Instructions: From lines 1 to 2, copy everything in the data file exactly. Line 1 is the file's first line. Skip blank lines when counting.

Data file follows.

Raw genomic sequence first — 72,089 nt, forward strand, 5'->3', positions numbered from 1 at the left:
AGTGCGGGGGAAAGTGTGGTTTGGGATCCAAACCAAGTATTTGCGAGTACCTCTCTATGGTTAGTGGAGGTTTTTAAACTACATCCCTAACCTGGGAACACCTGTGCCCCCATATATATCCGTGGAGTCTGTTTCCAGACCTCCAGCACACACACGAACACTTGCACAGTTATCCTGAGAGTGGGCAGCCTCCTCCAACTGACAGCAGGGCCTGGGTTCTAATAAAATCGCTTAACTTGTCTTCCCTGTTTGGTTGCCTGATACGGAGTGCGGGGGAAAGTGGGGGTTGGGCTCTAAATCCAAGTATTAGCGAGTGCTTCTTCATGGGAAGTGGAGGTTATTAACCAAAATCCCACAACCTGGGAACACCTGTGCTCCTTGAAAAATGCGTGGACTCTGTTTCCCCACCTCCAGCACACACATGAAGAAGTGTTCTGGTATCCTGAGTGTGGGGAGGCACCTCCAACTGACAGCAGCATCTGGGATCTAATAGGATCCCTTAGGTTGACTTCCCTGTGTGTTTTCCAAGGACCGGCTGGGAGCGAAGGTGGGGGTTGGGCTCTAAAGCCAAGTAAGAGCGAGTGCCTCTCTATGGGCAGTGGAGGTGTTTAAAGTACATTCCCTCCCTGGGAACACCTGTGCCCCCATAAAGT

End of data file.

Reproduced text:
Raw genomic sequence first — 72,089 nt, forward strand, 5'->3', positions numbered from 1 at the left:
AGTGCGGGGGAAAGTGTGGTTTGGGATCCAAACCAAGTATTTGCGAGTACCTCTCTATGGTTAGTGGAGGTTTTTAAACTACATCCCTAACCTGGGAACACCTGTGCCCCCATATATATCCGTGGAGTCTGTTTCCAGACCTCCAGCACACACACGAACACTTGCACAGTTATCCTGAGAGTGGGCAGCCTCCTCCAACTGACAGCAGGGCCTGGGTTCTAATAAAATCGCTTAACTTGTCTTCCCTGTTTGGTTGCCTGATACGGAGTGCGGGGGAAAGTGGGGGTTGGGCTCTAAATCCAAGTATTAGCGAGTGCTTCTTCATGGGAAGTGGAGGTTATTAACCAAAATCCCACAACCTGGGAACACCTGTGCTCCTTGAAAAATGCGTGGACTCTGTTTCCCCACCTCCAGCACACACATGAAGAAGTGTTCTGGTATCCTGAGTGTGGGGAGGCACCTCCAACTGACAGCAGCATCTGGGATCTAATAGGATCCCTTAGGTTGACTTCCCTGTGTGTTTTCCAAGGACCGGCTGGGAGCGAAGGTGGGGGTTGGGCTCTAAAGCCAAGTAAGAGCGAGTGCCTCTCTATGGGCAGTGGAGGTGTTTAAAGTACATTCCCTCCCTGGGAACACCTGTGCCCCCATAAAGT